Stirling Database for Windows Phone 7

by CameronM 4. March 2011 03:50

When I first started developing Windows Phone 7 apps I used the tried and tested approach to saving data using serialization into XML. This worked fine for apps that only required a small amount of data or for saving application settings, but I soon realised that when storing and retrieving large amounts of data I would need something a little better.

A little research pointed me towards the Stirling Isolated Storage Database. To test out the capabilities I decided to modify a small app I had created that was currently using XML serialization before diving in and updating some of the more complex apps I had in development.

About the App

The app I chose to upgrade was an Issue Tracking and Lodgement application designed to allow inspectors to record and lodge issues, such as vandelism and asset damage via a webservice into the corporate asset management system. Each issue is stored locally as well as being uploaded via the webservice and as the number of these issues grows, the amount of data being strored and retrieved can become significant.

The app consists of a number of data capture pages where an inspector can take photos and record the details of the issue. There is a simple IssueModel class that is used to define the data captured, including a unique Guid ID.

public Guid ID { getset; }

public string Problem { getset; }
 
public string AssetType { getset; }

public string Cause { getset; }

public string Remedy { getset; }

public Double Latitude { getset; }

public Double Longitude { getset; }

Getting Started

Open your Windows Phone 7 project and Add a reference to Wintellect.Sterling.WindowsPhone – this library will be created when you build the sample solution downloaded from Codeplex.

So you can access the database from whereever you need it in your app, add the following using statement and variables for the DatabaseEngine, Logger and Instance.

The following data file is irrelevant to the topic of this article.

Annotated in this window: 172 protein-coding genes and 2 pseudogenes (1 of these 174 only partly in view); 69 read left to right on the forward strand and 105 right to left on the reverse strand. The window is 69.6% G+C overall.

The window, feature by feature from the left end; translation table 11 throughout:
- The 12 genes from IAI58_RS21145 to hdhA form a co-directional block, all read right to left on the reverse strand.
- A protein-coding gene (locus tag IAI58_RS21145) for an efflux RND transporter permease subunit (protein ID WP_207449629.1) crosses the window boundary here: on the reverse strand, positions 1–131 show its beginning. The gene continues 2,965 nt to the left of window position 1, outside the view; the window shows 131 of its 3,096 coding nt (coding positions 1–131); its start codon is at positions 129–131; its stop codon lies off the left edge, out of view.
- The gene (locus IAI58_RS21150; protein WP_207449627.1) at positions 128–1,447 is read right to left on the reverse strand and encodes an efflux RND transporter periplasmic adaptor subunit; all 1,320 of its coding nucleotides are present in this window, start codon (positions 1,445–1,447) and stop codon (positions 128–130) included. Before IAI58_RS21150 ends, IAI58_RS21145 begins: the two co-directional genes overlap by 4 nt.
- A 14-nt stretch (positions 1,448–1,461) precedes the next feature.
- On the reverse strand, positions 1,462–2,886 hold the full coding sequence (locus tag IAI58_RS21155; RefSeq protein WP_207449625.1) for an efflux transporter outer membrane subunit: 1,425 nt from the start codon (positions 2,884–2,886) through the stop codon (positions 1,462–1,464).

using Wintellect.Sterling;
...
private static ISterlingDatabaseInstance _database = null;
private static SterlingEngine _engine = null;
private static SterlingDefaultLogger _logger = null;

Create a property in your App.xaml.cs with a return value of ISterlingDatabaseInstance that will be used to gain access to your database within your app.

public static ISterlingDatabaseInstance Database
{
    get
    {
        return _database;
    }
}

Add a new class to your project and make it derive from BaseDatabaseInstance. This class is used to define your table definitions, triggers and other database elements. The bulk of the work in this class is done in the _RegisterTables() function. This is where you define your tables, based on the Objects or Models you are using in your app - in our example we have one Model named IssueModel.

public class IssuesDatabase : BaseDatabaseInstance
{
    public override string Name
    {
        get { return "IssuesDatabase"; }
    }
 
    protected override System.Collections.Generic.List<ITableDefinition> _RegisterTables()
    {
        return new System.Collections.Generic.List<ITableDefinition>
        {
            CreateTableDefinition<IssueModel,Guid>(i=>i.ID)
        };
    }
}

Back in the App.xaml.cs file you will also need to create a couple of functions that activate and deactivate the database engine. These are the _ActivateEngine() and _DeactivateEngine() in the App.xaml.cs file found in the sample Windows Phone 7 project you downloaded from Codeplex. I have modified these for our example - you will notice in the _ActivateEngine code that we are registering a database called IssuesDatabase that we created in the previous step.

private void _ActivateEngine()
{
    _engine = new SterlingEngine();
    _logger = new SterlingDefaultLogger(SterlingLogLevel.Information);
    _engine.Activate();
    _database = _engine.SterlingDatabase.RegisterDatabase<IssuesDatabase>();
}
 
private void _DeactivateEngine()
{
    _logger.Detach();
    _engine.Dispose();
    _database = null;
    _engine = null;
}

Saving Records